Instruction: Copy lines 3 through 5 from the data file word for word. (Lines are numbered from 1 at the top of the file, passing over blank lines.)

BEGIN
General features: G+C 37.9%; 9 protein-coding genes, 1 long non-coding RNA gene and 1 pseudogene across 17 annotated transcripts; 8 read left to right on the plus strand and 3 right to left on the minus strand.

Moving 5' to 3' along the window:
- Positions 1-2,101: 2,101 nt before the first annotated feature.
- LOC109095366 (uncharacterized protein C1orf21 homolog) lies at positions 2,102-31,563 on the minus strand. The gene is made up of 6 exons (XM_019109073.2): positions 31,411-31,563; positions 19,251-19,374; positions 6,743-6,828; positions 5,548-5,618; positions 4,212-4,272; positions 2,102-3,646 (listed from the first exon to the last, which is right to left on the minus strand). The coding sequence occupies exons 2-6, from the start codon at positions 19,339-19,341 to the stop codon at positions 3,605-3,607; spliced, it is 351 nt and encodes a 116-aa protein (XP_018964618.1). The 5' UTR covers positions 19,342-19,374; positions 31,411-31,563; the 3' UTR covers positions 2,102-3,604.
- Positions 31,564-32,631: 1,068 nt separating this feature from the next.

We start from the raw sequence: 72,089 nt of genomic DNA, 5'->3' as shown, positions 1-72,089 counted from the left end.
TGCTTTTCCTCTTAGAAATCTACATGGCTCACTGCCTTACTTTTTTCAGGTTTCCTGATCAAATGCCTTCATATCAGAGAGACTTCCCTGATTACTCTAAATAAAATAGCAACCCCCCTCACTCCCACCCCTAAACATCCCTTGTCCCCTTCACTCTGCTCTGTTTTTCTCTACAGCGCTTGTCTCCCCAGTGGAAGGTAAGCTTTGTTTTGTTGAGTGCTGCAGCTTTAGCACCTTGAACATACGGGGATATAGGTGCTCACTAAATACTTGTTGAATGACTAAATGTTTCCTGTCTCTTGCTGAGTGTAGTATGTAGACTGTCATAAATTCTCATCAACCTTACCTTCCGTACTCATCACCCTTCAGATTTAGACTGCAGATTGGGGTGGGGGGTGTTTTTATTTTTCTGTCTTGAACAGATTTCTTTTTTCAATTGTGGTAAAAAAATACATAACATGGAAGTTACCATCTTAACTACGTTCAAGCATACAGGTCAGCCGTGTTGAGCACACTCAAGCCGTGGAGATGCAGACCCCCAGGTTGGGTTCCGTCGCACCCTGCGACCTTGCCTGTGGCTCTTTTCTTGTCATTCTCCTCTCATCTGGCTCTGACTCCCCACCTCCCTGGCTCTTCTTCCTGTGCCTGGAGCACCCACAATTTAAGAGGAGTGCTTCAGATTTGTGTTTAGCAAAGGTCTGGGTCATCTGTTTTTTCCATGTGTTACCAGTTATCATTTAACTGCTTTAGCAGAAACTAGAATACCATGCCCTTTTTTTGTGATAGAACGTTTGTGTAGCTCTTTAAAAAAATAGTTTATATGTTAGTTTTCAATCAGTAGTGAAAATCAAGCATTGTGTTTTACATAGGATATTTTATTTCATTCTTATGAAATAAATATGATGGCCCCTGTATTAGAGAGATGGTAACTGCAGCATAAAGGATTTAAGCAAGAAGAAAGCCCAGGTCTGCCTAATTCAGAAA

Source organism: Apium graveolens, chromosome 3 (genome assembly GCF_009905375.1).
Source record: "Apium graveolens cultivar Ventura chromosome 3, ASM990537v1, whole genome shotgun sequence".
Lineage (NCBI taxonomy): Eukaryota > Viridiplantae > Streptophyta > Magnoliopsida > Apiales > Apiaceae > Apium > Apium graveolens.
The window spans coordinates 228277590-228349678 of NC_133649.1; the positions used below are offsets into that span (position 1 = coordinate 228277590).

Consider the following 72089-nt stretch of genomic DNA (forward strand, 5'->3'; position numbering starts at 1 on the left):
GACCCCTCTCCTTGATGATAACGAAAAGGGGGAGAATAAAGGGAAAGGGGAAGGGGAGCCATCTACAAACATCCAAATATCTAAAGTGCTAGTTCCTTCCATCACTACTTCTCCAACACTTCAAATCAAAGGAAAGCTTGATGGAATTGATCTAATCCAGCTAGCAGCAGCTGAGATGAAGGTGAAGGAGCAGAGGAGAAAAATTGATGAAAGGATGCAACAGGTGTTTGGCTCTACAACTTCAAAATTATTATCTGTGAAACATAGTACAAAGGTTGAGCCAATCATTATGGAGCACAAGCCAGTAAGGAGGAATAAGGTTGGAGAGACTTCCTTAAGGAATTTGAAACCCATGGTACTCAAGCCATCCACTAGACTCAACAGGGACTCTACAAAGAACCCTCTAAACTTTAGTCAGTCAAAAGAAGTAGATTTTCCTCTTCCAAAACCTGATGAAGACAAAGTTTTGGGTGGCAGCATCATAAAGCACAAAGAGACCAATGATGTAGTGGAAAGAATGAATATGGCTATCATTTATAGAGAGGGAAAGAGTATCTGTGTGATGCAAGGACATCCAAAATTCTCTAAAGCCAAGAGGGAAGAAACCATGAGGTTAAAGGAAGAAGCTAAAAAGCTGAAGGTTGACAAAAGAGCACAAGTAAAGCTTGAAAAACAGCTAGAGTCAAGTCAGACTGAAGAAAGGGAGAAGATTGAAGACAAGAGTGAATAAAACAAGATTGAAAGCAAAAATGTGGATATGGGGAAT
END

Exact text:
- Positions 1-2,101: 2,101 nt before the first annotated feature.
- LOC109095366 (uncharacterized protein C1orf21 homolog) lies at positions 2,102-31,563 on the minus strand. The gene is made up of 6 exons (XM_019109073.2): positions 31,411-31,563; positions 19,251-19,374; positions 6,743-6,828; positions 5,548-5,618; positions 4,212-4,272; positions 2,102-3,646 (listed from the first exon to the last, which is right to left on the minus strand). The coding sequence occupies exons 2-6, from the start codon at positions 19,339-19,341 to the stop codon at positions 3,605-3,607; spliced, it is 351 nt and encodes a 116-aa protein (XP_018964618.1). The 5' UTR covers positions 19,342-19,374; positions 31,411-31,563; the 3' UTR covers positions 2,102-3,604.
- Positions 31,564-32,631: 1,068 nt separating this feature from the next.